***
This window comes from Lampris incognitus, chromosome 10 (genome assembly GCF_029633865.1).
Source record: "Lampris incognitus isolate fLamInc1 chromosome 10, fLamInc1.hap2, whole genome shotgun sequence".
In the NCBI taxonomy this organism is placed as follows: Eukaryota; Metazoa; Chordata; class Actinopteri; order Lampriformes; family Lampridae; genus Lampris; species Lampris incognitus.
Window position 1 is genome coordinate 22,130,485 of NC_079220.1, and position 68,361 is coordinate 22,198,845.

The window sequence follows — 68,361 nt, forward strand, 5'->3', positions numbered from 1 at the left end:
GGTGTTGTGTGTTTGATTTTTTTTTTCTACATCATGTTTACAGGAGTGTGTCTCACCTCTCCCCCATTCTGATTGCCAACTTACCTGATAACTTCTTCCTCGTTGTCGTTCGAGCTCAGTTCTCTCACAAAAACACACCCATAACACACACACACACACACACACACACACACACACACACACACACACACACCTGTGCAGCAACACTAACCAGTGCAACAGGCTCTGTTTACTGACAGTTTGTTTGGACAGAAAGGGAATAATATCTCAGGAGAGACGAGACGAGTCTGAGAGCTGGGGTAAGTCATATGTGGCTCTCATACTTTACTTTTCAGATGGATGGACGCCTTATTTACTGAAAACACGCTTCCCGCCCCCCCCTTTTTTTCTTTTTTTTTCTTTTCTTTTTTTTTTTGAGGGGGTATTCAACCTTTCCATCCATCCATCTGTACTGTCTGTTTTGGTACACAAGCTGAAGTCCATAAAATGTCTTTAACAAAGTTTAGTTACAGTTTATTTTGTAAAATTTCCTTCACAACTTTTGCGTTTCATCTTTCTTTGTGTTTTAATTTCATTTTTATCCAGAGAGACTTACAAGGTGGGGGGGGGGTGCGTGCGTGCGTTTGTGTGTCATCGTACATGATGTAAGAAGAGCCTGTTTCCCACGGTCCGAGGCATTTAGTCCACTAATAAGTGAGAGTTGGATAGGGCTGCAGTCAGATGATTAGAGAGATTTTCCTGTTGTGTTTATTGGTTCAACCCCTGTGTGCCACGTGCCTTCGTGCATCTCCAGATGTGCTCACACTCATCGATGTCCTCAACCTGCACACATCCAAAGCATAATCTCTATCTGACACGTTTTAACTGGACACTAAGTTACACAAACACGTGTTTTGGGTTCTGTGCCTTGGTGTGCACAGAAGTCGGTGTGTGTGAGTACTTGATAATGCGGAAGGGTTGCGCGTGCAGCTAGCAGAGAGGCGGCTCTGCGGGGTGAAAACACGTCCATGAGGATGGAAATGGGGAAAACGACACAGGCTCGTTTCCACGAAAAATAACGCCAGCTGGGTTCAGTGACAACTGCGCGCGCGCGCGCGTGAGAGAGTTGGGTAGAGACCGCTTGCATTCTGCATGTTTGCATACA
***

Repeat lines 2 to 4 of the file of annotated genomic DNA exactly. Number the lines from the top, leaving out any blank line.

Source record: "Lampris incognitus isolate fLamInc1 chromosome 10, fLamInc1.hap2, whole genome shotgun sequence".
In the NCBI taxonomy this organism is placed as follows: Eukaryota; Metazoa; Chordata; class Actinopteri; order Lampriformes; family Lampridae; genus Lampris; species Lampris incognitus.
Window position 1 is genome coordinate 22,130,485 of NC_079220.1, and position 68,361 is coordinate 22,198,845.